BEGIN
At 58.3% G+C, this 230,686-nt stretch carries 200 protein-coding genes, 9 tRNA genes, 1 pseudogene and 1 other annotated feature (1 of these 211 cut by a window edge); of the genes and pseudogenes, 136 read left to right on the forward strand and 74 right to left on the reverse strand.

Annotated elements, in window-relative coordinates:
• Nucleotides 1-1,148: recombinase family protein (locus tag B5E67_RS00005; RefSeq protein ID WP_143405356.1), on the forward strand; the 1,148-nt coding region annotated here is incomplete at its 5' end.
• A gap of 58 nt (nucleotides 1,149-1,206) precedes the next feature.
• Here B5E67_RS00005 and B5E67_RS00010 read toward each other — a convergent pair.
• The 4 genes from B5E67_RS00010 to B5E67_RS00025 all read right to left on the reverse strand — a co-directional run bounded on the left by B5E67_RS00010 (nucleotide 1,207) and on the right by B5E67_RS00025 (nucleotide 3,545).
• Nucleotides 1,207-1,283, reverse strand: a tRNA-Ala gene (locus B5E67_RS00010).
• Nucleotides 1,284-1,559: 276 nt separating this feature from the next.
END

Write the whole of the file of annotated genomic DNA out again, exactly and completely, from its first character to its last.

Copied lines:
At 58.3% G+C, this 230,686-nt stretch carries 200 protein-coding genes, 9 tRNA genes, 1 pseudogene and 1 other annotated feature (1 of these 211 cut by a window edge); of the genes and pseudogenes, 136 read left to right on the forward strand and 74 right to left on the reverse strand.

Annotated elements, in window-relative coordinates:
• Nucleotides 1-1,148: recombinase family protein (locus tag B5E67_RS00005; RefSeq protein ID WP_143405356.1), on the forward strand; the 1,148-nt coding region annotated here is incomplete at its 5' end.
• A gap of 58 nt (nucleotides 1,149-1,206) precedes the next feature.
• Here B5E67_RS00005 and B5E67_RS00010 read toward each other — a convergent pair.
• The 4 genes from B5E67_RS00010 to B5E67_RS00025 all read right to left on the reverse strand — a co-directional run bounded on the left by B5E67_RS00010 (nucleotide 1,207) and on the right by B5E67_RS00025 (nucleotide 3,545).
• Nucleotides 1,207-1,283, reverse strand: a tRNA-Ala gene (locus B5E67_RS00010).
• Nucleotides 1,284-1,559: 276 nt separating this feature from the next.